Breathe. Move. Repeat.

As we approached the East River Tunnel we took in big deep breaths and swallowed them. Our cheeks puffed and eyes bulged as we drove through the dim tunnel connecting West Virginia and Virginia along Interstate 77. Without fail one of the kids would spit out their breath and another would cheat by breathing silently through their nose, but holding our breath through the tunnels of I-77 as we drive to South Carolina is a tradition.

I got a question about this the other day. But not as it relates to driving through tunnels. Instead I had a client who found themselves holding their breath while they workout.

I won’t get into the reasons why this is sub-optimal. Those truths should be self-evident. Instead, lets get into how to better breathe through those high intensity intervals.

The most important thing to consider (outside of actually breathing) is finding some kind of rhythm. An intentional in-and-out pace can set the tone for smooth, consistent movement. This concept was really hard for me to grasp, mostly because this white boy has no rhythm. Let’s talk about what that looks like using the thruster.

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I like using the thruster to demonstrate breathing techniques because this single movement covers a very wide range of motion. 

Let’s break this down into X parts:

  1. Standing
  2. Squatting
  3. Bottom
  4. Standing
  5. Pressing
  6. Top

When To Exhale

There are multiple schools of thought about when in the thruster you should exhale, but the best solutions allow you to produce optimal power. Consider the striking arts like boxing or martial arts. Throwing a punch is almost always associated with an exhale of some sort. 

With the concept in mind let’s apply it to the thruster (above).  You need power production primarily at points 4, 5, and 6 (squatting through pressing). When I perform my thrusters this is where I exhale most predominantly.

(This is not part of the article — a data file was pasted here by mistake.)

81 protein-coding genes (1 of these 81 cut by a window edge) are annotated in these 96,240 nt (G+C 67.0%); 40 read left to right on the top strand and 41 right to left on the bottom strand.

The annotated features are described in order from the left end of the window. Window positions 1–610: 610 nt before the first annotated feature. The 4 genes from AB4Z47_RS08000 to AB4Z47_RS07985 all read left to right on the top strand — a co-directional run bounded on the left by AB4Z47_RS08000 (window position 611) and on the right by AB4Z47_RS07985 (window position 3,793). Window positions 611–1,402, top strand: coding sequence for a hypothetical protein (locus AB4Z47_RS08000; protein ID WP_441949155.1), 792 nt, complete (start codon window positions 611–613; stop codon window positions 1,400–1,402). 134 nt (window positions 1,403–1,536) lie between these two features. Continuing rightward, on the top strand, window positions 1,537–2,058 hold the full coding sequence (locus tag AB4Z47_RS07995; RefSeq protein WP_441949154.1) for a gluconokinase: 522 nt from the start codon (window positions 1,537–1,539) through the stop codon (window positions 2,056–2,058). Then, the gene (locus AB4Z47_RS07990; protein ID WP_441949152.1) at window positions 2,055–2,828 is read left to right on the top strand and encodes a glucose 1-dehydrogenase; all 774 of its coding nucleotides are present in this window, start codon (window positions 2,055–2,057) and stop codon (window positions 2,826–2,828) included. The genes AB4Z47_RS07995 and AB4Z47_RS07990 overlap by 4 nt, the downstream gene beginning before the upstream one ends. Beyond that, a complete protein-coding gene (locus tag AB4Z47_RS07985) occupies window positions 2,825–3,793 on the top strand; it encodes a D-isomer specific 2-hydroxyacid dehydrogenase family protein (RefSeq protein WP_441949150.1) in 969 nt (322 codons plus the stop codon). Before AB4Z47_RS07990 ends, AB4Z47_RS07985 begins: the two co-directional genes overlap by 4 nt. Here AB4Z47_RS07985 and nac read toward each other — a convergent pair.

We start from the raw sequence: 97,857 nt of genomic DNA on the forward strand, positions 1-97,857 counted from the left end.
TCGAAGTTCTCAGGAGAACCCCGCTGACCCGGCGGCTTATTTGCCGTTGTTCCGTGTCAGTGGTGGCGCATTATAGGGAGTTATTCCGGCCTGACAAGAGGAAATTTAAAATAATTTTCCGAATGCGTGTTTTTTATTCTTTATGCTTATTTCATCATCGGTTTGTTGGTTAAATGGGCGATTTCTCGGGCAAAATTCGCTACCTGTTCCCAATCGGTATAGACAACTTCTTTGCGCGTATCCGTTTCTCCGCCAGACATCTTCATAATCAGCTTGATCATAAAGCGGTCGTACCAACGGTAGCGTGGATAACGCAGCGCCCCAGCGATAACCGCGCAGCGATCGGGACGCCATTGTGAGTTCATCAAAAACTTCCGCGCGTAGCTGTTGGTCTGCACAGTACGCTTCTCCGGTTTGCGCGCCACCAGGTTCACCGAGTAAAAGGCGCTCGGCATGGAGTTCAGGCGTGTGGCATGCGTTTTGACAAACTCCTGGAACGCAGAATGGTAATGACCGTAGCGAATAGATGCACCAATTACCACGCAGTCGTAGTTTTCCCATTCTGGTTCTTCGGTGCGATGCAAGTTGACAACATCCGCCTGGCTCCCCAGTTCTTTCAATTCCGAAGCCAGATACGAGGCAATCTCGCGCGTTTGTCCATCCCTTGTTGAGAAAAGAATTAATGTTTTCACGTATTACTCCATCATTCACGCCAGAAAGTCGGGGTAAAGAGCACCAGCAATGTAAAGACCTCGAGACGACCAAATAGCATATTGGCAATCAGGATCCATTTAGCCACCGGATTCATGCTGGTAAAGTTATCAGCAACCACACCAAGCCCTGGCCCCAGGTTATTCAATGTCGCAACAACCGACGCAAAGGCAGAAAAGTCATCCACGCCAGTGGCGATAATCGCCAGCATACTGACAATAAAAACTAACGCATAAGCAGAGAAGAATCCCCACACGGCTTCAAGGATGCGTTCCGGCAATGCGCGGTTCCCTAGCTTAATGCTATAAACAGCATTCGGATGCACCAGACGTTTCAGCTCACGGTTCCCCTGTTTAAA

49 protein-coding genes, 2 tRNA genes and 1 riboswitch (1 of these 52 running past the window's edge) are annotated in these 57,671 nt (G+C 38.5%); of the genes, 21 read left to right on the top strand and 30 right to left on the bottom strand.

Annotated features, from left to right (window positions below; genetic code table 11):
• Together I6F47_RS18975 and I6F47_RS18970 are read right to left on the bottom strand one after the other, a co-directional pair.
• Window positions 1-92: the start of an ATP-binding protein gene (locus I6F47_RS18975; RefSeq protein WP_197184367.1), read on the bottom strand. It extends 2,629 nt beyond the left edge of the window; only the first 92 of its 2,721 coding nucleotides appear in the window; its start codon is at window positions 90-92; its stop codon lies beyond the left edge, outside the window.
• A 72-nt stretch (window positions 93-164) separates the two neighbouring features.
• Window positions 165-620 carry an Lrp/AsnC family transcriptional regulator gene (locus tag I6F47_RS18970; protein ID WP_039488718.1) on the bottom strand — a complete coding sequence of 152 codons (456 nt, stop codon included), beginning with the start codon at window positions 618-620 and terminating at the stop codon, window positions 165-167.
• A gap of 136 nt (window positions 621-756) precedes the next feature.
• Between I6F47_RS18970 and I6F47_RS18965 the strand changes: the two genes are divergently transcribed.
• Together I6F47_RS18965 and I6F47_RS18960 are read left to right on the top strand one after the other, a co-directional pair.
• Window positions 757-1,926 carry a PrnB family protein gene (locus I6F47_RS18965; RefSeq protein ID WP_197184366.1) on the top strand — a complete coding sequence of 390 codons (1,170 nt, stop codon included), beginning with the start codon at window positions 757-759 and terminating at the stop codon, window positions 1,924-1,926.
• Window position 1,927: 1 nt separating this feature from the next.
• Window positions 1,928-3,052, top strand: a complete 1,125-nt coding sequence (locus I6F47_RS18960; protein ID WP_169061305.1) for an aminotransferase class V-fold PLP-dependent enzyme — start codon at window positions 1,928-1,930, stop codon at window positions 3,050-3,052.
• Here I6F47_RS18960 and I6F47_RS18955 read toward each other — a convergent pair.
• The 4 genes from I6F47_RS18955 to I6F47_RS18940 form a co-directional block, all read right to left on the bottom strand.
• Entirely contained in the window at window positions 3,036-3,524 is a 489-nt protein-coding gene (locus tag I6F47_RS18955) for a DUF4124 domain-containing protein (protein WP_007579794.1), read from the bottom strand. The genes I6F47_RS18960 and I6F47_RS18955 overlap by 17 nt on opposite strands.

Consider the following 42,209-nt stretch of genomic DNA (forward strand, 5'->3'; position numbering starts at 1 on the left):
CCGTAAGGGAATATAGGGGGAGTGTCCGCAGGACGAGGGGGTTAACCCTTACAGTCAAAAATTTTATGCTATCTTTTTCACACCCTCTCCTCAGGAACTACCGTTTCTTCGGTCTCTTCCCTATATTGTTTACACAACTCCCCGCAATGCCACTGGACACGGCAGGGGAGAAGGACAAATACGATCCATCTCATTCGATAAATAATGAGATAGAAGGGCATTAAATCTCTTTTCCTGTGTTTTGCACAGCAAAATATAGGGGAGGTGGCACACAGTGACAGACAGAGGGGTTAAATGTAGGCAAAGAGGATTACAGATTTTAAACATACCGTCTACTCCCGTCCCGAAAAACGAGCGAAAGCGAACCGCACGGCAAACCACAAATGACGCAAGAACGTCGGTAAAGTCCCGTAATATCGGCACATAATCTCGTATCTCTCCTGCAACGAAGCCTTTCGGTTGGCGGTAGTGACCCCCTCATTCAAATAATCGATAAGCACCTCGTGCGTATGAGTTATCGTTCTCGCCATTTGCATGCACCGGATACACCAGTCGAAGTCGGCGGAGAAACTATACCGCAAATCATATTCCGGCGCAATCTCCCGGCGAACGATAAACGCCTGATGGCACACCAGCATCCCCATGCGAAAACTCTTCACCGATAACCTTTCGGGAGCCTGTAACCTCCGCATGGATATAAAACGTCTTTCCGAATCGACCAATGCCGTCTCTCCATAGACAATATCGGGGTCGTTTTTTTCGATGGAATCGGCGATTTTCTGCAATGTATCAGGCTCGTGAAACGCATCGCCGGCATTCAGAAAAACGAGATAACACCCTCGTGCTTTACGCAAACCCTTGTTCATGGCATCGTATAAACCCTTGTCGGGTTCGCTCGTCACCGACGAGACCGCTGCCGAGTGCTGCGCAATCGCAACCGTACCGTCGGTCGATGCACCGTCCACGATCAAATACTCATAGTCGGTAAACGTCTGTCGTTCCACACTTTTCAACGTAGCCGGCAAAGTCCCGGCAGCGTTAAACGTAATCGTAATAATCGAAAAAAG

A nice side-effect of an exhale is that you tend to tighten your core, even a bit, when you do it. 

when to inhale

That only leaves us with one really good option to inhale. That is between steps 6 and back through to step 2. 

The first reason being that you’re not exhaling. 

The second is that you’re at a good posture to breathe without a collapsed torso. Go ahead and hunch over. Now try taking a nice deep breath or three. 

Not so easy, is it? 

Now replicate steps 6 through 2 in slow motion while taking a nice deep breath or three. 

See the difference? 

putting it all together

Let’s put it to practice, shall we?

Without any weight lets move through the thruster with what we learned. Let’s move at a nice easy pace, giving priority to our breath, not our movement. 

Start at position 1 with a full exhale. As you move through positions 2 take a breath. 

Hold it at position 3.

Nice, controlled exhale through positions 4, 5, and 6.

And pause at the top for a moment before taking a breath on your way back to position 1. 

Repeat nice and easy until you notice the rhythm. 

The idea is a nice smooth flow. It will take time and practice, so have grace and forgiveness with yourself as you learn. 

find your own rhythm

As with almost every rule, there are occasional exceptions. As you learn and play with your breath you might discover that you have a rhythm all your own. 

That’s ok. We all march to a beat of our own drummer. I’m just here to help you find yours. 

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